Did you know there’s such a thing as Banned Books Week? There is! The American Library Association puts on the event every fall to raise awareness of banned and challenged books, and to celebrate our “freedom to read.” Americans hold our First Amendment rights dear, and when we think they’re being infringed upon—even when we are demonstrably wrong—we sue.
It may seem obvious: the availability of guns is an important factor in gun violence. If potential perpetrators cannot access firearms, gun violence cannot occur. But how big of a role does firearm availability actually play? After all, several other countries with relatively liberal gun laws and high rates of gun ownership have disproportionately low rates of gun-related homicide, especially compared to the United States.
Donald Trump has declared that he will end the nation’s illegal immigration problem by overturning birthright citizenship laws. But an interesting Constitutional argument has emerged on the subject, specifically in the interpretation of language contained in the Fourteenth Amendment. The Donald invokes the amendment in support of his proposals; meanwhile, his opponents use it as refutation. Who’s right?
Issue can be taken with the way the law enforcement authorities handled the incident. They didn’t evacuate the school or bring in a bomb squad, which begs the question: Why did they handcuff and fingerprint the boy if they weren’t really concerned it was a bomb? There are real and serious reservations about the conduct of the police and how they treated this young man. However, these were all actions (or lack of actions) taken by the police, not the school. All the school did was report there was a potential bomb. Was there anything wrong with that?
For many, refusing to be “politically correct” is a matter of principle. To their ears, the phrase sounds Orwellian; an unsettling term that implies the prerogative of some unseen Gestapo, imposing collective standards on individual freedom. But can standing your ground and sticking by your personal opinion in modern society land you on the wrong side of the law?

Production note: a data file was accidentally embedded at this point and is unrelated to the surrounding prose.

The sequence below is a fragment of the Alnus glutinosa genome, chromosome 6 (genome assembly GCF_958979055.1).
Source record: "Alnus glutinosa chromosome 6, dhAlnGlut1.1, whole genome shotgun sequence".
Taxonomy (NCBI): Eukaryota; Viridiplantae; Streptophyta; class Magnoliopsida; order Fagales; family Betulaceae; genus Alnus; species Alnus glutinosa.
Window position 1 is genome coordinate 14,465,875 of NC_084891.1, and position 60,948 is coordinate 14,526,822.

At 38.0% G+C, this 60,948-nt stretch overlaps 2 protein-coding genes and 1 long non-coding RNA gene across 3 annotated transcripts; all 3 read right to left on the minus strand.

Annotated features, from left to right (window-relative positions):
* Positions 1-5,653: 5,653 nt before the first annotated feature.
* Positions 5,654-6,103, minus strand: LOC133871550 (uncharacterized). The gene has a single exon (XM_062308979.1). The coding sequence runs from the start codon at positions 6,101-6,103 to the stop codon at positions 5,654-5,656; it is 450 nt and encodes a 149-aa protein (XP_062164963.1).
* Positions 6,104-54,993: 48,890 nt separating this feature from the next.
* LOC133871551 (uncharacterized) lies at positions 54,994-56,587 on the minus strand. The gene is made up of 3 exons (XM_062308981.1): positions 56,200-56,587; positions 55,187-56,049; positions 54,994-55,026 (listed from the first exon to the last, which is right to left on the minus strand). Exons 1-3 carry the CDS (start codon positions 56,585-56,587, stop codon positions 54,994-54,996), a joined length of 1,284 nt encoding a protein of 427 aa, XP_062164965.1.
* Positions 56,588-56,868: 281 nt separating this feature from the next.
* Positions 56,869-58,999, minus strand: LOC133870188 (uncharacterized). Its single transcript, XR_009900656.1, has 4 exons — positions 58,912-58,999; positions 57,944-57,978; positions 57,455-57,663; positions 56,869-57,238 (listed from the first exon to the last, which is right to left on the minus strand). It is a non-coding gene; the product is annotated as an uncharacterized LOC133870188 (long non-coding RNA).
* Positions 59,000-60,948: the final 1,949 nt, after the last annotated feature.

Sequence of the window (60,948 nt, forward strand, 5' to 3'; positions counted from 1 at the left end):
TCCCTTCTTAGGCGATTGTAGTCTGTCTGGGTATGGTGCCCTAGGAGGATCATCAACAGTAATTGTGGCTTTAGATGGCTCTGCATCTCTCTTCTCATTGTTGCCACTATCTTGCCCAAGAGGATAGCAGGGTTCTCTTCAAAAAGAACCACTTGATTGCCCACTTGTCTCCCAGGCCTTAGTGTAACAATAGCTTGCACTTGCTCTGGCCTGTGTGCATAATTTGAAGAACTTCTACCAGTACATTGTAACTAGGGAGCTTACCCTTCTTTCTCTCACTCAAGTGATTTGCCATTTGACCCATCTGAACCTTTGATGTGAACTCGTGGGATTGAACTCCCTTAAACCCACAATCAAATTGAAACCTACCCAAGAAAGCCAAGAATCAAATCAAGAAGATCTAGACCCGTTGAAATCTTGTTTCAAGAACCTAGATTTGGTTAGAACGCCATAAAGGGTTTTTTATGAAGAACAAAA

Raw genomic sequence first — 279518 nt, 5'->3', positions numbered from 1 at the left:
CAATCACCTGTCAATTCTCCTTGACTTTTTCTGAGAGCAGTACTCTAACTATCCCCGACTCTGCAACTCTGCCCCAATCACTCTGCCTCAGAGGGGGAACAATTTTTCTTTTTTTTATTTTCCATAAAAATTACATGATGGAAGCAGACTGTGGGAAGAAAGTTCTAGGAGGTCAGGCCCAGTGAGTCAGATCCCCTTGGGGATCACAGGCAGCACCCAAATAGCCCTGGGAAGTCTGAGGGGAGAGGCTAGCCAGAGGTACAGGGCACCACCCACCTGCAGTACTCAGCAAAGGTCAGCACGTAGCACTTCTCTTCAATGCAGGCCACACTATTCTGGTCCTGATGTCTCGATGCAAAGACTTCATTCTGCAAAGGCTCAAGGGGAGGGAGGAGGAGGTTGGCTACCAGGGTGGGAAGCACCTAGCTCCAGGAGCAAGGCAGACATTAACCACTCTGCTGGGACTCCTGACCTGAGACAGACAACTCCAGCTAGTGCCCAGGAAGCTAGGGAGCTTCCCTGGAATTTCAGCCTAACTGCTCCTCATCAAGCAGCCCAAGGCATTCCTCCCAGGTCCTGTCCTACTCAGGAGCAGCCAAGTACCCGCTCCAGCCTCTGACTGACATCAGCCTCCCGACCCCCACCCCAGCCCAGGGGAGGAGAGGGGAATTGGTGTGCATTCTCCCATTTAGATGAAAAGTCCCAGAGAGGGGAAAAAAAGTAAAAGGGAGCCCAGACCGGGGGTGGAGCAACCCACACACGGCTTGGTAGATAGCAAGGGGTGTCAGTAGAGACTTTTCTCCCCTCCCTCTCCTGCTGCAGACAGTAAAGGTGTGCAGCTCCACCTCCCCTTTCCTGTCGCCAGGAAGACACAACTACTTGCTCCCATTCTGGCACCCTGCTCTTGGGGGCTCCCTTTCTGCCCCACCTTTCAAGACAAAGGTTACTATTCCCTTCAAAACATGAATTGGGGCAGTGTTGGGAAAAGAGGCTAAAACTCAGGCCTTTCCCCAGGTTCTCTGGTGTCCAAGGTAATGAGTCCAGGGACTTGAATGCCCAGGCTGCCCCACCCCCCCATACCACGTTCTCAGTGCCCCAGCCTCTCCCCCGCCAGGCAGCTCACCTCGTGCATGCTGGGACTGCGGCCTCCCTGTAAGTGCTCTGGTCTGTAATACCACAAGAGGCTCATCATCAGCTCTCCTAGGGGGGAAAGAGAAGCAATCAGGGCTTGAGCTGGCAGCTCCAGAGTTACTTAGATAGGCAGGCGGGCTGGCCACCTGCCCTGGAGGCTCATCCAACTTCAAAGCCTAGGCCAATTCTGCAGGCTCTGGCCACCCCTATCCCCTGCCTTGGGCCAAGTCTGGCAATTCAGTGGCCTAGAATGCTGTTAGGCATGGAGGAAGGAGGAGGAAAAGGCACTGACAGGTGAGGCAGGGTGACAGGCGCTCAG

Recent years have seen the industry of exotic dancing flush with lawsuits against international nude cabaret franchises and small clubs alike. Activist dancers in many cities have not only endeavored to organize their peers in litigation against shady bosses, they are working to influence and change labor laws at the state level.
Dress codes have long prompted debates among not just the students who are forced to abide by them, but by the adults who are asked to justify them. Proponents praise the simplicity of solid, straightforward color schemes and claim that uniforms reduce student-led ridicule over brands and style— placing high- and low-income populations on equal footing in the classroom. On the other hand, many oppose the imposition of a dress code on the grounds that it stifles creativity, limits student expression, and infringes on students’ First Amendment rights.
Remember that whole “slippery slope” argument that was used to argue against gay marriage? The one in which opponents of the idea claimed that allowing gays to marry would open the door to legalizing polygamous marriages? Well, in the wake of the Supreme Court’s ruling that gay marriage is legal in all 50 states, Nathan Collier of Montana is trying just that, using marriage equality as a way to justify his application for a second marriage license.
What does a county clerk in Kentucky who won’t issue gay couples marriage licenses have in common with a flight attendant who won’t serve passengers alcohol? Answer: a case of acute confusion about where civil rights, religion, and professional responsibility connect.
In August, a group of women who all belong to the same book club were enjoying themselves and laughing as the Napa Valley Wine Train rumbled across California’s wine country. But revelry of a certain amplitude is intolerable on this train, apparently, and so they were asked to quiet down. When they failed to do so, they were marched through numerous cars to waiting police officers who escorted them onto buses heading home. One of them was in her eighties. And all but one of the 11 women were black.